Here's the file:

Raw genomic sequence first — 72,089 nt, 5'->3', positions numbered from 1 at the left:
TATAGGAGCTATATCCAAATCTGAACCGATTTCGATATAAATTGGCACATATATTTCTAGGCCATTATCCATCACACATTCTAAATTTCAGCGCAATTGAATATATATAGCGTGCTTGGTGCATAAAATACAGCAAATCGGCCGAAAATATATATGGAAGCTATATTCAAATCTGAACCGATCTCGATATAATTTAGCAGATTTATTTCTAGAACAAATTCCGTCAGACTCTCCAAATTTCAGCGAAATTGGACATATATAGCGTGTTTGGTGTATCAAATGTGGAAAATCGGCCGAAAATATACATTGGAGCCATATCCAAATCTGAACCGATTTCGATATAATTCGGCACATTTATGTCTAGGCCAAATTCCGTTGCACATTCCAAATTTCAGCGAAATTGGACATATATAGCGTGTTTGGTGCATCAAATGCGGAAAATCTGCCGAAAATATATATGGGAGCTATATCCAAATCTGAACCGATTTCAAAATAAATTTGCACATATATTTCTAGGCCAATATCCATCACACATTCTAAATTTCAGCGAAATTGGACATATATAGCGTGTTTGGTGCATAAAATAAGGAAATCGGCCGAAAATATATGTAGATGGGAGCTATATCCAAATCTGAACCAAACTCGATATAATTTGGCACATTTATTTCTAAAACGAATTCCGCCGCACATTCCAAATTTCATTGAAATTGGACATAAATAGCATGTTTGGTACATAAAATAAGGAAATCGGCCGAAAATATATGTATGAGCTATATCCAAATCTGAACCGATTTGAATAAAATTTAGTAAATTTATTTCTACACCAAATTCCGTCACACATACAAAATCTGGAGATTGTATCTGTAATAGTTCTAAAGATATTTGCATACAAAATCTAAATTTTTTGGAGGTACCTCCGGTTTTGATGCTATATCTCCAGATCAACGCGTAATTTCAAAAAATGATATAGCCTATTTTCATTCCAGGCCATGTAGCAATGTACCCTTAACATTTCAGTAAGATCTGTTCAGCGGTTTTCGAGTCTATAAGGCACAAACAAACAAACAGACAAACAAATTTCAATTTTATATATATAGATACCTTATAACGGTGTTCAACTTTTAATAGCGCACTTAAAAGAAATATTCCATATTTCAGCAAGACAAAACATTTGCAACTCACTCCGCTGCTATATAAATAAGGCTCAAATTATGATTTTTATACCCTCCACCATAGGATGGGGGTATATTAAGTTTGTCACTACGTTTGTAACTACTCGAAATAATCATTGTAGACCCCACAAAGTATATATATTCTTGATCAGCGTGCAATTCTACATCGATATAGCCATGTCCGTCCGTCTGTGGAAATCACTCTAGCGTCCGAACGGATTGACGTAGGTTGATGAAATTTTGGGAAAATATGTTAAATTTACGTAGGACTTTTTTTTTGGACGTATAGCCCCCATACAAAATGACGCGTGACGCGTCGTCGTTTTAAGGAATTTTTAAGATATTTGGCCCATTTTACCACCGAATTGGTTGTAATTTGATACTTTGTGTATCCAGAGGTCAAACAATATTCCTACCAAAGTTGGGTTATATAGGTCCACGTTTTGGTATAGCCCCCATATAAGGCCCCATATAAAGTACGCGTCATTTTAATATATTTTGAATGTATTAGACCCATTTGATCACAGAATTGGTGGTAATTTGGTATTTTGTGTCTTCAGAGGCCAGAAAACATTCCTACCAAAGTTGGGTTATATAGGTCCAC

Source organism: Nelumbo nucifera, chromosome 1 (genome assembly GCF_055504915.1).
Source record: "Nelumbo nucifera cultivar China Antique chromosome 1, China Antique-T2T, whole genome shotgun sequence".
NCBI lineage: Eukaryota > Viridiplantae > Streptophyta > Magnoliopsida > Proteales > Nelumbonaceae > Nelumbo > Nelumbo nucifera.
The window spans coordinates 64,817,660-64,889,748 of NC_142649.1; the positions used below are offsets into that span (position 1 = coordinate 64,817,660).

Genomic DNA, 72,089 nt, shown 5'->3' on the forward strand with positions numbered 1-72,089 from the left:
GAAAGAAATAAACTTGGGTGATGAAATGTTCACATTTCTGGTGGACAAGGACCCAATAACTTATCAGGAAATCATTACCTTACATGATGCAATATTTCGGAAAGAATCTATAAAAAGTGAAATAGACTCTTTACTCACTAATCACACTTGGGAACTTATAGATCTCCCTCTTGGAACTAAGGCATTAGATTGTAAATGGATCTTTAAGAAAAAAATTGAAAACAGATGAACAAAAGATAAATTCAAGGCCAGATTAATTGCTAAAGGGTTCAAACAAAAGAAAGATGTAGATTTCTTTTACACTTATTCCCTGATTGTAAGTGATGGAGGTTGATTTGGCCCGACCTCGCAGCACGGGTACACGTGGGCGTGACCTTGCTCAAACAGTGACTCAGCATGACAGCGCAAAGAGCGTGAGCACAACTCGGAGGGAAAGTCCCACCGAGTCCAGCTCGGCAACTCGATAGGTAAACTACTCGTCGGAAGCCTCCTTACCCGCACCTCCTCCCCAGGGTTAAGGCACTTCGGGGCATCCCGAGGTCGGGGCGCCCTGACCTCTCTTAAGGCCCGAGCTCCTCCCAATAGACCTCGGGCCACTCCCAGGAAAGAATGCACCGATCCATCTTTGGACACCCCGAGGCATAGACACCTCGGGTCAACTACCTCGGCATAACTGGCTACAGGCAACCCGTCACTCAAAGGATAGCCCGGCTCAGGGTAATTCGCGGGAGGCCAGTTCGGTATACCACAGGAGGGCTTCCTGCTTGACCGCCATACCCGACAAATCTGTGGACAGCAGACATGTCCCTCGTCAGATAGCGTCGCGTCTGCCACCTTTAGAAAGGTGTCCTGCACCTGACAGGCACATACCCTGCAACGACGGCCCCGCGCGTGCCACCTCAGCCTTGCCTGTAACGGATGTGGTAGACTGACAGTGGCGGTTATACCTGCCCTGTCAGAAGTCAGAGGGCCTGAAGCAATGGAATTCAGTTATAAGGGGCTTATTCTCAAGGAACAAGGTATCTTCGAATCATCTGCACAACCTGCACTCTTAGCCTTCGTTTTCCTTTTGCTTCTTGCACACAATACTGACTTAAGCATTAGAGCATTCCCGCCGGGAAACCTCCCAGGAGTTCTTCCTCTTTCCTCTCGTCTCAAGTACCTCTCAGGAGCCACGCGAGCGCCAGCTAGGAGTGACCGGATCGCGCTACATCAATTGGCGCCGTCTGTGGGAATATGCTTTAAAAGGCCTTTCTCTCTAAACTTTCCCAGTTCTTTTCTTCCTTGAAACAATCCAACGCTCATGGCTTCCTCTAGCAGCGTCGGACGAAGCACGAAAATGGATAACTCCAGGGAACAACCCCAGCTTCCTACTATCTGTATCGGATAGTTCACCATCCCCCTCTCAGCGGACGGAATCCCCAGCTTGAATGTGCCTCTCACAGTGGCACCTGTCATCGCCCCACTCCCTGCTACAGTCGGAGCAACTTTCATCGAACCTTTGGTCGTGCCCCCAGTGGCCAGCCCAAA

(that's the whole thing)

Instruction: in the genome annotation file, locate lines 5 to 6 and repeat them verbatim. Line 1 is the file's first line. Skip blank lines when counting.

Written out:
NCBI lineage: Eukaryota > Viridiplantae > Streptophyta > Magnoliopsida > Proteales > Nelumbonaceae > Nelumbo > Nelumbo nucifera.
The window spans coordinates 64,817,660-64,889,748 of NC_142649.1; the positions used below are offsets into that span (position 1 = coordinate 64,817,660).